We seriously looked into using a wood boiler system. For us it was not worth the hassle or the cost. I would rather spend the day or two, NOT cutting wood and take a vacation away from the farm. And for those people out there burning creosote treated telephone poles in there wood burners the smell travels for miles and is nothing special.

better fish
better fish
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4/18/08 5:04 PM CST
EVERBREEZE4EVER,YOU GETTING KICK BACKS FOR PROMOTION OF GEO,WE GET IT YOU LIKE IT,ALSO I BET THAT SAME SYSTEM TODAY WOULD BE AT LEAST 18,000 JUST FROM THE RISE IN COST OF COPPER AND TUBING ALONE,I'VE SEEN 1 IN COPPER GO FROM AROUND 1.30 TO WELL OVER 4 DOLLARS A FOOT OVER LAST 2 YRS. ALSO I BUY MY WOOD AND STILL WILL SAVE WELL OVER 45,000 DOLLARS AFTER PAYING FOR THE UNIT IN 10 YRS THAT MONEY WOULD HAVE GONE TO THE OIL COMPANIES,THATS CONSERVATIVE FIGURES,I'M ALSO HEATING 2 BUILDINGS AROUND 6000 SQR.FT. I CAN ALSO CUT IN 2 DAYS ENOUGH WOOD FOR ALMOST ENTIRE SEASON,YOUR NOT CUTTING IT 16 IN ,NOT TO MUCH TIME FOR ME,VERSES THE ALTERNATIVE OF PAYING THE GAS MAN. DID YOU GET LIMITED LIFETIME WARRANTY ON YOUR GEO UNIT??

[This post was last edited on 4/18/08 at 5:13 PM]
Everbreeze4ever
Everbreeze4ever
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4/17/08 11:49 PM CST
Legitimate local company here in Wrightstown, WI. They installed a horizontal loop system and we have no complaints. Granted we had to have 300ft of somewhat straight-a-way run for them to install the system. If we had to do a verticle system it would have been 20K. We looked at wood burning systems and to have them installed with a new furnace and A/C unit our estimates were coming in the 10-12K range for a boiler, dual-stage 95% propane furnace, and a 3 ton 16seer A/C unit. Plus unlike many farms we do not have a source of free wood (woods) on our land so we would have to buy wood. Not to mention I have better things to do with my time then cut wood for a burner unit.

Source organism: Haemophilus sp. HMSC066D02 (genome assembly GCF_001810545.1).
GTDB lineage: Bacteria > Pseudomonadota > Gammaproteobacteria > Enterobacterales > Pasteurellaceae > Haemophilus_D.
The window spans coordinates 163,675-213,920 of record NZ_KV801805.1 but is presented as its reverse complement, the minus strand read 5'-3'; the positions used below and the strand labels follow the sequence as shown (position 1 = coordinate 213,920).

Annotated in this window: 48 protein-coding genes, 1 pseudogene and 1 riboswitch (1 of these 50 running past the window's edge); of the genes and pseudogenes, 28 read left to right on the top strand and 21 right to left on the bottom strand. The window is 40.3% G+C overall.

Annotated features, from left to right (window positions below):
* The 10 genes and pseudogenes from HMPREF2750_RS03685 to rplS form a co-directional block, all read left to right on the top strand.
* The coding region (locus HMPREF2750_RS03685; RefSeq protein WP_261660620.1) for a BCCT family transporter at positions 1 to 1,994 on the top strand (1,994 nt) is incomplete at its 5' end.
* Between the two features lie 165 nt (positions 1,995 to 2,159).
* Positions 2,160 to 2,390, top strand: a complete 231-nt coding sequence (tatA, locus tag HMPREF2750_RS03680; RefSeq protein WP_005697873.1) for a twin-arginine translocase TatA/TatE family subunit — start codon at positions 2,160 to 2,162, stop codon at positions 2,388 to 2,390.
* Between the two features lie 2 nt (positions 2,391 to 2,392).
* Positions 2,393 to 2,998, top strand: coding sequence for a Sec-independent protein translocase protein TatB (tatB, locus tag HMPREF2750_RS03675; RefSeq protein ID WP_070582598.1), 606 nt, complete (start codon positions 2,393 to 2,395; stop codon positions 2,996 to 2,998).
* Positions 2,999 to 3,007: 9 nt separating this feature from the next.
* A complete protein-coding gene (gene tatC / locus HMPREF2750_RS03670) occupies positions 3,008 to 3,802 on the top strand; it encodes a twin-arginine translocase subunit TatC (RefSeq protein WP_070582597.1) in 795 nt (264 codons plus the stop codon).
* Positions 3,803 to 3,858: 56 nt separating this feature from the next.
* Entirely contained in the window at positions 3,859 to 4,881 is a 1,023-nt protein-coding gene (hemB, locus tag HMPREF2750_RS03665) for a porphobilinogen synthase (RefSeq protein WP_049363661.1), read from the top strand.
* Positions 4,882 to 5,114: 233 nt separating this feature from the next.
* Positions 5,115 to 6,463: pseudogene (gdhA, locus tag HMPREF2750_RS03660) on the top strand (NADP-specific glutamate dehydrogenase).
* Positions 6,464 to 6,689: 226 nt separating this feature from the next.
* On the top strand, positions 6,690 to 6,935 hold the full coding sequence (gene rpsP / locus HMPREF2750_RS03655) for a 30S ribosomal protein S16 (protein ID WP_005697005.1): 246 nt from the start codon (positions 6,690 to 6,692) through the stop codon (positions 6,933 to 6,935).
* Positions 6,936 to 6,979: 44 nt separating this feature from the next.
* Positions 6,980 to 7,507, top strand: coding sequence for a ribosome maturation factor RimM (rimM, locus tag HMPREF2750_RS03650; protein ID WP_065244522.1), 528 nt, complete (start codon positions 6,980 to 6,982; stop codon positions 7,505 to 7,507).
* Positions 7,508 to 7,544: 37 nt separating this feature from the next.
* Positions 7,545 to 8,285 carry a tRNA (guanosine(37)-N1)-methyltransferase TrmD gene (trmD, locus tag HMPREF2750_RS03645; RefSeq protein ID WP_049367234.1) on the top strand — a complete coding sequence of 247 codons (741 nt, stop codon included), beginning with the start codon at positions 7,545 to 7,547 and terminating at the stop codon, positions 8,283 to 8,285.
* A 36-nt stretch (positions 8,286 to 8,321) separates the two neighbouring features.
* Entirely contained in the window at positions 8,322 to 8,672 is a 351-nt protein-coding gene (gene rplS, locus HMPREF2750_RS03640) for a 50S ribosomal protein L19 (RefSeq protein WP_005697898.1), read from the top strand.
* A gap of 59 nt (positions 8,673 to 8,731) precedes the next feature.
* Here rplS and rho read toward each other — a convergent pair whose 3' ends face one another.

So for people out in the country with the 300ft front or back lawns it is not as costly, ours is under an alfalfa field.

http://www.alternateenergys.com/

[This post was last edited on 4/17/08 at 11:58 PM]
better fish
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4/15/08 2:25 PM CST
Being in the busn. of outdoor furnaces for 7+ yrs now it comes down to design of the unit ,what happened is that a lot of manufacturers got into the busn. to make some cash allot of badly made furnaces that are not very good at burning up the smoke were sold for less than a quality furnace with a proven design,i've installed these that I sell near towns and have never had a complaint as of yet good design burns up the smoke=no complaints.I've also known of the EPA working to get standards in place for these units,this has been in the works for over 3yrs,and I say bring it on its time to get rid of all the substandard junk out there and be left with only a few brands that will be able to make the cut.The market does need to be regulated to keep these other junk units from being sold,but there will still be outdoor wood furnaces just not as many brands,there are some that will meet accepted exhaust levels.The same thing happened back in the 70's with the indoor wood furnace market,it's just finally happening to the outdoor market.As far as complaints this happened in New York a congress women brought to the floor a ban in her dist. With over 200 complaints,Some investigation into the case discovered that the 200 complaints came from the same 6 people ,and that the oil lobyists had given her a lot of money,long story short there never was a ban.Overall I say this will be good all around,less smoke,better built units,less junk being sold. Cool